Movie review: 'Walking to Werner'

2 stars (out of four)

In 1974 director Werner Herzog walked from Munich to Paris, believing it would give a spiritual lift to his dying mentor, the critic Lotte Eisner. In 2005 Seattle-based Linas Phillips (no relation) set out on a 1,200-mile Herzog-inspired trip, also on foot, for Herzog's L.A. home--no appointment, no real plan, just a Herzogian dream.

Early on Phillips learns his hero is in Thailand, preparing to shoot "Rescue Dawn." But he continues walking anyway, and the result is pure self-conscious aggravation interrupted, blessedly, by the appearance of some memorable outsiders who make Phillips' soul-searching seem pretty artificial by comparison.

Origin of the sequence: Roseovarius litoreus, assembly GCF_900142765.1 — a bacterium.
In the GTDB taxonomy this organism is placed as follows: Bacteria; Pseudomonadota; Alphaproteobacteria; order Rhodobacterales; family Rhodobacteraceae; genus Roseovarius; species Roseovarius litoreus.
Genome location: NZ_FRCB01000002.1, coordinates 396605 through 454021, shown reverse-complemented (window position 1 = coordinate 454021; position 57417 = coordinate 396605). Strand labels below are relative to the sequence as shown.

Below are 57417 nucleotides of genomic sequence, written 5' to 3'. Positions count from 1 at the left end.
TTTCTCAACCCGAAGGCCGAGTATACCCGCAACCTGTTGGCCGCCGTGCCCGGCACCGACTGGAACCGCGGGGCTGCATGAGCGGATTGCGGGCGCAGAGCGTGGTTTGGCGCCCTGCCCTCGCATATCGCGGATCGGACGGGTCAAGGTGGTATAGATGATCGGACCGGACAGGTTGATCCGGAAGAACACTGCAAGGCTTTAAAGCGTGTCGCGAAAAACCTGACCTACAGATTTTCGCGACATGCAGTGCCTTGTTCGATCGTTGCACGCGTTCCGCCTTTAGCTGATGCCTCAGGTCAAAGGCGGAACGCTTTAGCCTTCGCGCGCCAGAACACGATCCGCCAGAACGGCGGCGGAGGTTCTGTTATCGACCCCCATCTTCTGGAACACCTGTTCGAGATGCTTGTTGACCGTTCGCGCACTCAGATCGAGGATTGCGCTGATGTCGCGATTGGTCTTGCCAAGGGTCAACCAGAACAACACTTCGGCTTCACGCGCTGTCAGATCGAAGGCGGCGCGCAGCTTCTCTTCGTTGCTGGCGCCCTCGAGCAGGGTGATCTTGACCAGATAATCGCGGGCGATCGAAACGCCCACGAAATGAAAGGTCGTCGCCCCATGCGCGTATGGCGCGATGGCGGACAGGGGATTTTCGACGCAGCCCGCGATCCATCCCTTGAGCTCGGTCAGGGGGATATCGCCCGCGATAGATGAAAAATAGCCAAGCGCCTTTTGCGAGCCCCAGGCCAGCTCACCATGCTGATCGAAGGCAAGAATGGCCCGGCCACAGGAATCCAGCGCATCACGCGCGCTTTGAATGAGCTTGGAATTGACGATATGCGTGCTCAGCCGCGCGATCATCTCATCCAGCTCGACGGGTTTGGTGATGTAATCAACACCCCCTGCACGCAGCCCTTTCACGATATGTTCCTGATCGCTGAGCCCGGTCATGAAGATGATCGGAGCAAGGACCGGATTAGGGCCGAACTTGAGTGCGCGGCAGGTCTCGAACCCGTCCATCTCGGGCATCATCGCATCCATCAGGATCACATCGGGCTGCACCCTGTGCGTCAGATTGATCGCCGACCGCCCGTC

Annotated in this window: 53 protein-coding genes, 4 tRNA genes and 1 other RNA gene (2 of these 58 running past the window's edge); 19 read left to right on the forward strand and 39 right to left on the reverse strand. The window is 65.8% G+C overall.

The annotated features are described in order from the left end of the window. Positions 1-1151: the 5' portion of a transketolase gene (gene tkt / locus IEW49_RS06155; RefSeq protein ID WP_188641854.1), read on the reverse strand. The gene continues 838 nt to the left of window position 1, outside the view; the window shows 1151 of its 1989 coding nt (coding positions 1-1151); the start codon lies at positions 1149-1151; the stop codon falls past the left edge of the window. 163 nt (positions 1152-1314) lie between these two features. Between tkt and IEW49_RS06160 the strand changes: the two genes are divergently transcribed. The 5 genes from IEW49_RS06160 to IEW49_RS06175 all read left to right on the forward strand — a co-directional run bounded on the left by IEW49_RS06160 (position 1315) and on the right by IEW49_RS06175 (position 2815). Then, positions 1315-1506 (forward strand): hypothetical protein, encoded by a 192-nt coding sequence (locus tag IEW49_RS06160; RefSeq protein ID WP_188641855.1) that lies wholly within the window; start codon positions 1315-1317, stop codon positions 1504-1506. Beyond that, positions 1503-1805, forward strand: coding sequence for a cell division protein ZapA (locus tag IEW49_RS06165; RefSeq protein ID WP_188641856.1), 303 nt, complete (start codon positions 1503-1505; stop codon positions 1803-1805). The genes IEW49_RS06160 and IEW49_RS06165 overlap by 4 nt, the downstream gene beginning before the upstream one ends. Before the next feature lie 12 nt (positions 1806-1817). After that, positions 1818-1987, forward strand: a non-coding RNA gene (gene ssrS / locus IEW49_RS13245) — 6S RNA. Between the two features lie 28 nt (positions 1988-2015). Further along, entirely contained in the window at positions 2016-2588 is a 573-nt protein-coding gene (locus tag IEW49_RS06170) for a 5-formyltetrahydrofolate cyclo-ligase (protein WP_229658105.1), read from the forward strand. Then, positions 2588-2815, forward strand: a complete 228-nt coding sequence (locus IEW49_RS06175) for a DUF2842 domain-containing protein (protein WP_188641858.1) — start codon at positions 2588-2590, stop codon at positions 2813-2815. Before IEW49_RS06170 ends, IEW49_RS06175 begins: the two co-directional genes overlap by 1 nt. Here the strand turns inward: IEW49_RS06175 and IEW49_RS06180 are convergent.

For parts of the journey Phillips worked and videotaped and walked alone; at other times he had the company of various camera operators, who surely gritted their teeth during the worst of the stilted, where's-my-ecstatic-truth? monologues. At one point Phillips drivels pathetically about the entire endeavor and immediately denounces his words as "pathetic drivel!" And by the time a bone-weary Phillips likens himself to the steamboat being dragged up the mountain in Herzog's "Fitzcarraldo," even the most ardent Herzog admirer may want to hail this fledgling documentarian a cab and call it a day.

mjphillips@tribune.com

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"Walking to Werner'

Opens Friday at Facets Cinematheque, 1517 W. Fullerton Ave.; 773-281-4114.

Copyright © 2015, Los Angeles Times
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